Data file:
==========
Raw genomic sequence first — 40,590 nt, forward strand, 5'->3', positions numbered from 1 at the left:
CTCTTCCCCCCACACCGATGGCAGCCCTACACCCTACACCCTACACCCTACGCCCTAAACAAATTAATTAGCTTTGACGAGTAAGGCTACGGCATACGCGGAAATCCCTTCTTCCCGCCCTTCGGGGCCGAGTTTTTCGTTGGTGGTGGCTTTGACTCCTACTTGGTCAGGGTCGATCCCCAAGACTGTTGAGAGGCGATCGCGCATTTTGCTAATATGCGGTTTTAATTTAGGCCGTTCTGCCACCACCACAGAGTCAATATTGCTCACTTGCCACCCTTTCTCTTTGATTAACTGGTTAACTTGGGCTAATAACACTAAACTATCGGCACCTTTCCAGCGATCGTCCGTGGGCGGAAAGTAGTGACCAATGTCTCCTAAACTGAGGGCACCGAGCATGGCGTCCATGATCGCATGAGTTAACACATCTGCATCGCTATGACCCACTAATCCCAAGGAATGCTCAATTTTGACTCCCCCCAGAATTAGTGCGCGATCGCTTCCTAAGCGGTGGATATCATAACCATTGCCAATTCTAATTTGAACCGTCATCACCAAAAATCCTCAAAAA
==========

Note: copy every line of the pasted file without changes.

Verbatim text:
Raw genomic sequence first — 40,590 nt, forward strand, 5'->3', positions numbered from 1 at the left:
CTCTTCCCCCCACACCGATGGCAGCCCTACACCCTACACCCTACACCCTACGCCCTAAACAAATTAATTAGCTTTGACGAGTAAGGCTACGGCATACGCGGAAATCCCTTCTTCCCGCCCTTCGGGGCCGAGTTTTTCGTTGGTGGTGGCTTTGACTCCTACTTGGTCAGGGTCGATCCCCAAGACTGTTGAGAGGCGATCGCGCATTTTGCTAATATGCGGTTTTAATTTAGGCCGTTCTGCCACCACCACAGAGTCAATATTGCTCACTTGCCACCCTTTCTCTTTGATTAACTGGTTAACTTGGGCTAATAACACTAAACTATCGGCACCTTTCCAGCGATCGTCCGTGGGCGGAAAGTAGTGACCAATGTCTCCTAAACTGAGGGCACCGAGCATGGCGTCCATGATCGCATGAGTTAACACATCTGCATCGCTATGACCCACTAATCCCAAGGAATGCTCAATTTTGACTCCCCCCAGAATTAGTGCGCGATCGCTTCCTAAGCGGTGGATATCATAACCATTGCCAATTCTAATTTGAACCGTCATCACCAAAAATCCTCAAAAA